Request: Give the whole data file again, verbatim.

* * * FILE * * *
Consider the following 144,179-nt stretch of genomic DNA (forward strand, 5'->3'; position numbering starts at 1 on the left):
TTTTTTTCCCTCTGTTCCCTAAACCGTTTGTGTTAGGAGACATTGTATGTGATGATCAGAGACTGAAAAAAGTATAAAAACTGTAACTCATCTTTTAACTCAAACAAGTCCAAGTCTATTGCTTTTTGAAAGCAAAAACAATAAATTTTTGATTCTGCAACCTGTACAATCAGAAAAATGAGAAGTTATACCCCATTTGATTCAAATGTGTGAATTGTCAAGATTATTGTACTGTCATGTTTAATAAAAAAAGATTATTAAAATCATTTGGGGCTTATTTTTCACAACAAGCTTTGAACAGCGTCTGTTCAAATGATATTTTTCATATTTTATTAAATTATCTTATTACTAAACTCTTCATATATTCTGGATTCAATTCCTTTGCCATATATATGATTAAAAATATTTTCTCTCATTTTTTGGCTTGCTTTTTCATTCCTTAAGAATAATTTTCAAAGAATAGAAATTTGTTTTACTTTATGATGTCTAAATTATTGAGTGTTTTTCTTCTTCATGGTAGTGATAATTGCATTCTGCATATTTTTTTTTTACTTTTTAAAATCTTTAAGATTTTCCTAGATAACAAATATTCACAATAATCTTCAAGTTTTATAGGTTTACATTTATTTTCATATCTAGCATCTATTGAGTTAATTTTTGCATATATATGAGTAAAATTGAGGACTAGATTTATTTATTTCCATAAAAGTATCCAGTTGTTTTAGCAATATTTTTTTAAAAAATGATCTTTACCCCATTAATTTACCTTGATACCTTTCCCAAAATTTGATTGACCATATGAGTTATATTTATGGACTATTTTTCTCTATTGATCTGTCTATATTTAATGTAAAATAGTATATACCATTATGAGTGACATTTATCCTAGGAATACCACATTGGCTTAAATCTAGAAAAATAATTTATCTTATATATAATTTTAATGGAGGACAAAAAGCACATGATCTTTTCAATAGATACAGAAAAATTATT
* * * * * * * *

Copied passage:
Consider the following 144,179-nt stretch of genomic DNA (forward strand, 5'->3'; position numbering starts at 1 on the left):
TTTTTTTCCCTCTGTTCCCTAAACCGTTTGTGTTAGGAGACATTGTATGTGATGATCAGAGACTGAAAAAAGTATAAAAACTGTAACTCATCTTTTAACTCAAACAAGTCCAAGTCTATTGCTTTTTGAAAGCAAAAACAATAAATTTTTGATTCTGCAACCTGTACAATCAGAAAAATGAGAAGTTATACCCCATTTGATTCAAATGTGTGAATTGTCAAGATTATTGTACTGTCATGTTTAATAAAAAAAGATTATTAAAATCATTTGGGGCTTATTTTTCACAACAAGCTTTGAACAGCGTCTGTTCAAATGATATTTTTCATATTTTATTAAATTATCTTATTACTAAACTCTTCATATATTCTGGATTCAATTCCTTTGCCATATATATGATTAAAAATATTTTCTCTCATTTTTTGGCTTGCTTTTTCATTCCTTAAGAATAATTTTCAAAGAATAGAAATTTGTTTTACTTTATGATGTCTAAATTATTGAGTGTTTTTCTTCTTCATGGTAGTGATAATTGCATTCTGCATATTTTTTTTTTACTTTTTAAAATCTTTAAGATTTTCCTAGATAACAAATATTCACAATAATCTTCAAGTTTTATAGGTTTACATTTATTTTCATATCTAGCATCTATTGAGTTAATTTTTGCATATATATGAGTAAAATTGAGGACTAGATTTATTTATTTCCATAAAAGTATCCAGTTGTTTTAGCAATATTTTTTTAAAAAATGATCTTTACCCCATTAATTTACCTTGATACCTTTCCCAAAATTTGATTGACCATATGAGTTATATTTATGGACTATTTTTCTCTATTGATCTGTCTATATTTAATGTAAAATAGTATATACCATTATGAGTGACATTTATCCTAGGAATACCACATTGGCTTAAATCTAGAAAAATAATTTATCTTATATATAATTTTAATGGAGGACAAAAAGCACATGATCTTTTCAATAGATACAGAAAAATTATT